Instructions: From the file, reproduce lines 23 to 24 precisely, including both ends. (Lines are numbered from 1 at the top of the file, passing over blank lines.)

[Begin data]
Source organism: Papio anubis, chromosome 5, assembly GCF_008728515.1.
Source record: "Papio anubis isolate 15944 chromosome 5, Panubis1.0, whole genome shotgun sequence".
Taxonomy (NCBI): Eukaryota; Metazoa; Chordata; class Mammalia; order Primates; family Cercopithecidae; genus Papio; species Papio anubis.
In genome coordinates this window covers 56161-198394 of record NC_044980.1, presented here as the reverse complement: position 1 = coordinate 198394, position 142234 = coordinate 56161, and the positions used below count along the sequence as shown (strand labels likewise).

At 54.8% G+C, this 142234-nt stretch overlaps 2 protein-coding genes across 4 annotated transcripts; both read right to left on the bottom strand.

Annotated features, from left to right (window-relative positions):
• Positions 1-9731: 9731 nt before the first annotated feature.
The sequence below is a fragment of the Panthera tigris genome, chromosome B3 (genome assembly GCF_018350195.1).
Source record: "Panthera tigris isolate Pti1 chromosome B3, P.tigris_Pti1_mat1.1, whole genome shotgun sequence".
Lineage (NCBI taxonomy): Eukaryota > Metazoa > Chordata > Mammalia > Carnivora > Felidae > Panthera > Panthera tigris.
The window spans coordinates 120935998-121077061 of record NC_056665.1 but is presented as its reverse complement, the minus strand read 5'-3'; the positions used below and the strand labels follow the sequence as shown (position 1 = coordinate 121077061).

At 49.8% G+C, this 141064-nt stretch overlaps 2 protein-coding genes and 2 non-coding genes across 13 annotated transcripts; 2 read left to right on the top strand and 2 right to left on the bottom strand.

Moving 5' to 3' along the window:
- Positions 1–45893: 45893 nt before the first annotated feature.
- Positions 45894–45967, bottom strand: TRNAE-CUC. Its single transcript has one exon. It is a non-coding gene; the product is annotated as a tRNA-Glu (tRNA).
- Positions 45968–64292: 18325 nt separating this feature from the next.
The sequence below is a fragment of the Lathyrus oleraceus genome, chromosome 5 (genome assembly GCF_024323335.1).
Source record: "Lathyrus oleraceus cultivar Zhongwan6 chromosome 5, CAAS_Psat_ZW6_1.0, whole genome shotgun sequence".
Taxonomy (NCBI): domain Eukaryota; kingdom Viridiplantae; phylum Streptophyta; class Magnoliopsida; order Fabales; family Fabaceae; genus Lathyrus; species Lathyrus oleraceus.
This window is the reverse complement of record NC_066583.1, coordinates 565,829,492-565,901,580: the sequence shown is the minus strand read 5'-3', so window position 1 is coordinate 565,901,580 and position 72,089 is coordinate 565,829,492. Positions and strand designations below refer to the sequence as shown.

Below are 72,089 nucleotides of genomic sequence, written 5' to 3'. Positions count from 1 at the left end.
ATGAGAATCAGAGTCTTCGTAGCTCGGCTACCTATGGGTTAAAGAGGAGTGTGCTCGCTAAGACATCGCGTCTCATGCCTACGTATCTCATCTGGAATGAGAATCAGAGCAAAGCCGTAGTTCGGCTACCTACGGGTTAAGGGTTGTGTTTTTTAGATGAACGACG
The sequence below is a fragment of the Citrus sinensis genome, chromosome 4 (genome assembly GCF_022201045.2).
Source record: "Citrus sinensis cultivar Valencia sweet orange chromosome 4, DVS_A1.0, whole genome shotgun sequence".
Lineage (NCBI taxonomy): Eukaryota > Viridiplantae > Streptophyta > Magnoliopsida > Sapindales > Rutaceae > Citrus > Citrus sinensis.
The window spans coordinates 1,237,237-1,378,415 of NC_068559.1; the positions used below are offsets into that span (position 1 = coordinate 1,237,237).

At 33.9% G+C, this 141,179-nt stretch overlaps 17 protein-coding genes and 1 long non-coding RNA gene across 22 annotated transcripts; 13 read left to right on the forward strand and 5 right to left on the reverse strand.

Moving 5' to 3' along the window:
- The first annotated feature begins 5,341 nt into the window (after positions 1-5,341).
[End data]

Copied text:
The sequence below is a fragment of the Citrus sinensis genome, chromosome 4 (genome assembly GCF_022201045.2).
Source record: "Citrus sinensis cultivar Valencia sweet orange chromosome 4, DVS_A1.0, whole genome shotgun sequence".